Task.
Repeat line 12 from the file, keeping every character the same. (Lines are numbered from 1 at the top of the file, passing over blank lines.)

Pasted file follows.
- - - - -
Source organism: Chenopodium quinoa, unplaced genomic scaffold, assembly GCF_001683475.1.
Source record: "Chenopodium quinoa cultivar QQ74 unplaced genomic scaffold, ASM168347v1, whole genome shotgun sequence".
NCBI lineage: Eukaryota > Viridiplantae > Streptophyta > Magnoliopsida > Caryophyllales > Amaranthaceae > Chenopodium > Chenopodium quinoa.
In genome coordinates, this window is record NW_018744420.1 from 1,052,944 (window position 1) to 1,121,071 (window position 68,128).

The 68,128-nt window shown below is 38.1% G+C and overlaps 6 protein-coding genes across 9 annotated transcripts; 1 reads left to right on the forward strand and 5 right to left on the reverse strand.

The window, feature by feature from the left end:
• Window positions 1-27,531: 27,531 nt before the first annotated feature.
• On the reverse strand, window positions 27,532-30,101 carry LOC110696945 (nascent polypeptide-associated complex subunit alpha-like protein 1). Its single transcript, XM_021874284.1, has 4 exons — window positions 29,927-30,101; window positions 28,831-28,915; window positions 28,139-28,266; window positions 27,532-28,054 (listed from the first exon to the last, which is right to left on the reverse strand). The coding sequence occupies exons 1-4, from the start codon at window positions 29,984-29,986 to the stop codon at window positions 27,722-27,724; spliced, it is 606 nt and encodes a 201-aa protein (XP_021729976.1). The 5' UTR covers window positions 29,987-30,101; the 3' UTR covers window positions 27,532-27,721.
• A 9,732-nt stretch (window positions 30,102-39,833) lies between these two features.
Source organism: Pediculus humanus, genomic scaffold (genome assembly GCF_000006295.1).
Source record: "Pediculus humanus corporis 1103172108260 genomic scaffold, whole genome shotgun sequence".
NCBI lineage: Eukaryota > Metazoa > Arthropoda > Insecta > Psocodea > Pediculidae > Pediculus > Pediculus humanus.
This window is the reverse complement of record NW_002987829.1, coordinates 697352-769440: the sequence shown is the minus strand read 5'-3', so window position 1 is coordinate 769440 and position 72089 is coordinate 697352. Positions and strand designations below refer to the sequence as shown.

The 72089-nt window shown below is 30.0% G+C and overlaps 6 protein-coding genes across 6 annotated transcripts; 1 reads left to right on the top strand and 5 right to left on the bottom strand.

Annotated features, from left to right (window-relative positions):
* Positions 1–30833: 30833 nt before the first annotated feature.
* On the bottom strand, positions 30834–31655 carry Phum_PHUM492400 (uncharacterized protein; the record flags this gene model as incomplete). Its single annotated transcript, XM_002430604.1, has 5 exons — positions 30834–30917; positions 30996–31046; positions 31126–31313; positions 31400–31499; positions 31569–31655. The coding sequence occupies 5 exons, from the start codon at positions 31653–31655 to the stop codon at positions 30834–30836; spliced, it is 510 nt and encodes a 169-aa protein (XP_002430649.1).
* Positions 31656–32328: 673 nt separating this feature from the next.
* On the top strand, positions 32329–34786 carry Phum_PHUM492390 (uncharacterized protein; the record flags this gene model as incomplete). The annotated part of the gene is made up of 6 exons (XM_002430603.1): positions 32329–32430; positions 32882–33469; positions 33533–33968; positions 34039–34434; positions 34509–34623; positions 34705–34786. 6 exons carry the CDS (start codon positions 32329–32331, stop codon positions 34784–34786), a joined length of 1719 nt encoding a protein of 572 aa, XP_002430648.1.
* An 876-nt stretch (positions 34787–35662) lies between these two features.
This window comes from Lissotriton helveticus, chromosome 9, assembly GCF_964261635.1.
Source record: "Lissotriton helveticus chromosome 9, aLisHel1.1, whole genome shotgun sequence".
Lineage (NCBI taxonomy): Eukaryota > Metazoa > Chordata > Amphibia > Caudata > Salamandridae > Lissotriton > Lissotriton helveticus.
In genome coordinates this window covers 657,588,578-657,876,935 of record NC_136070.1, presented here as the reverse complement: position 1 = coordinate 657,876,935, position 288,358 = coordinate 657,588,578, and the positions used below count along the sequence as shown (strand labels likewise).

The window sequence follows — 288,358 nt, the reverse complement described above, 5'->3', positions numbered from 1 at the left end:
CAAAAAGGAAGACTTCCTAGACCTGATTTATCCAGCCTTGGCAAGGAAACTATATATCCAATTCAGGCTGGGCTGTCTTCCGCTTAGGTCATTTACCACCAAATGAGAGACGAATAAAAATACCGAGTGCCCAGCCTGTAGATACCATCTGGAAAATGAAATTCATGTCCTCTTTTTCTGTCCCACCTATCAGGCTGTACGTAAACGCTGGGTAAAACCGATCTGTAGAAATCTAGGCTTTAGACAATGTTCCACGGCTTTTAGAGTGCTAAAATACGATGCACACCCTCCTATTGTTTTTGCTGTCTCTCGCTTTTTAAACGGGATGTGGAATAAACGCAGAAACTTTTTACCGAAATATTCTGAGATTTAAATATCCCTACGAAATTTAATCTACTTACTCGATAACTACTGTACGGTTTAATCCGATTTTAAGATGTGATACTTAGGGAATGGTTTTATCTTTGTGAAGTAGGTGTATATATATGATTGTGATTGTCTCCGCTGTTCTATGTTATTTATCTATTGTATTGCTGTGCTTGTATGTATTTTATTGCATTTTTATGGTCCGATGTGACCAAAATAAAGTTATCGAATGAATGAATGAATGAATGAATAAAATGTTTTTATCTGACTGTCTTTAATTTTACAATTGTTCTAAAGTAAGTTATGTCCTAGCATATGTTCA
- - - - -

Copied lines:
NCBI lineage: Eukaryota > Metazoa > Arthropoda > Insecta > Psocodea > Pediculidae > Pediculus > Pediculus humanus.